On Presidents Day, the Coney Island History Project and Urban Neighborhood Services are celebrating Black History Month with a slideshow of historic images and a panel discussion in Coney’s West End. Among the photos are this wonderful snapshot of “Tootsie, Blanche and Alma” on Coney Island beach in 1934. “The History of Coney Island’s West End and the Presence and Contributions of African Americans in Coney Island from the 1600s to the Present” will feature never-before-seen images from the archive of History Project director Charles Denson as well as photos that he took in the 1970s. The free event is on February 17 from 4-6pm at PS 329, 2929 West 30th Street in Coney Island.

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December 18, 2013: Photo Album: Christmas Peddlers in Old New York

January 9, 2013: Victrola Vault: In Summertime Down By the Sea (1904)

April 4, 2012: Photo of the Day: Granville T. Woods Memorial Trolley Pole

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On this day in 1903, Thomas Edison’s infamous Electrocuting an Elephant was released, having been filmed on January 4th in Coney Island’s Luna Park. A crowd of 1,500 had gathered to see Topsy, billed as “the man-killing elephant,” executed with 6,000 volts of electricity. The movie is filed in my brain under “Why I Hate Thomas Edison” despite his invention of the electric light bulbs and motion picture technology on view in the wondrous “Coney Island, Luna Park by Night” filmed by Edwin S. Porter for the Edison Manufacturing Co. in 1905.

This week, Edison’s Elephant, a new play by David Koteles and Christopher Van Strander exploring the life and death of the abused and maligned Topsy premieres as part of Metropolitan Playhouse’s Gilded Stage Festival. The inspiration for the play came when Koteles, whose great grandfather worked for Edison during the early days of the Kinetoscope, learned about Topsy while watching a compilation of Edison’s short films. According to an interview with NY Theater Now, he was “horrified, but intrigued” and decided to team up with his friend Chris Van Strander to write the play.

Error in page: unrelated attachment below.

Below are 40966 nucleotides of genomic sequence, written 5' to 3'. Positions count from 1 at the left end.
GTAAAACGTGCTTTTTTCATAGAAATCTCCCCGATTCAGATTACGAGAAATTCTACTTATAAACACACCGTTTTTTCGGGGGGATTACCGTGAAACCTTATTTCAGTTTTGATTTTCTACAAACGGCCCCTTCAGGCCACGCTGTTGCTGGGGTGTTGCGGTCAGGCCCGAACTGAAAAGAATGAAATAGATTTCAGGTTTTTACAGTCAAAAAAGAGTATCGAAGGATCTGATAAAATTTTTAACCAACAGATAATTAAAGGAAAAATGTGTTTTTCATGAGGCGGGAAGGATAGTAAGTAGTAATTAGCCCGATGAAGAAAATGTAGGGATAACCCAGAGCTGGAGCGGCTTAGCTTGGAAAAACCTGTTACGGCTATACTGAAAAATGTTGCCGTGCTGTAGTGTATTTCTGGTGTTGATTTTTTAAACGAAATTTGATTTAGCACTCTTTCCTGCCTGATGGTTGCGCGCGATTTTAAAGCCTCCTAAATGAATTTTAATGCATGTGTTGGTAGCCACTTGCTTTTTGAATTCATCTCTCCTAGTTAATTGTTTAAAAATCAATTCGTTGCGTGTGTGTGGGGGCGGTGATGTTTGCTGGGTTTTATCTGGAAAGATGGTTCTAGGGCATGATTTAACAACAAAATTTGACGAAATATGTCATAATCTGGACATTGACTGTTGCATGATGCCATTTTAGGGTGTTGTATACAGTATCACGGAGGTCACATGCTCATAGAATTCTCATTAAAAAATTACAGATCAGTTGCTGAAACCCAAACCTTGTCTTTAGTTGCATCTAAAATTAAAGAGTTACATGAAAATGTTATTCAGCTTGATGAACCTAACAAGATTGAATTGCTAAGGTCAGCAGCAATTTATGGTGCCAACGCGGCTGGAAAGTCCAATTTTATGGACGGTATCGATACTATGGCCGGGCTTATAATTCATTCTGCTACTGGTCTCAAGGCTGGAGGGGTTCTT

Edison's Elephant

Topsy inspired Rosie the elephant in Sara Gruen’s novel Water for Elephants (2006) and was the subject of journalist Michael Daly’s Topsy: The Startling Story of the Crooked Tailed Elephant (2013). Daly says the electrocution was Edison’s way of venting his fury over having lost the AC vs DC battle with Westinghouse, as well as his opportunity to film the first death of any kind. Although Topsy’s execution has been referenced in many films and literary works, as far as we know this is the first play.

Among the characters in Edison’s Elephant are an Edison employee involved in experiments with electricity that killed other animals prior to Topsy’s execution. His wife, who accompanies him to the execution, is the conscience of the play. “I think we’ve created a very special evening of theater. As well as a lovely tribute to Topsy,” Koteles said. The Metropolitan Playhouse festival, which runs from January 13-26, features nine new plays inspired by the leading writers and creators of the Gilded Age, including PT Barnum, L Frank Baum, Henry James, and Frederick Law Olmsted.

Edison’s Elephant by David Koteles and Chris Van Strander. Performances on January 16, 19, 24 and 25 at Metropolitan Playhouse’s Gilded Stage Festival, 220 East 4th Street, New York City. 212-995-5302

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Christmas Vendor

Christmas Card Vendor, New York City, ca. 1908-1917. Bain News Service, Library of Congress Collection

These century-old photos of peddlers hawking holiday cards–one cent each!– teddy bears and ingenious toys on New York City streets, circa 1908-1917, are a window onto Christmases past for street vending. Exchange the clothing and the goods for the 21st century equivalent and they could be on the street today. Or maybe not…

Vendor of Christmas Toys

Vendor of Christmas Toys, 6th Ave, ca. 1908-1917. Bain News Service, Library of Congress Collection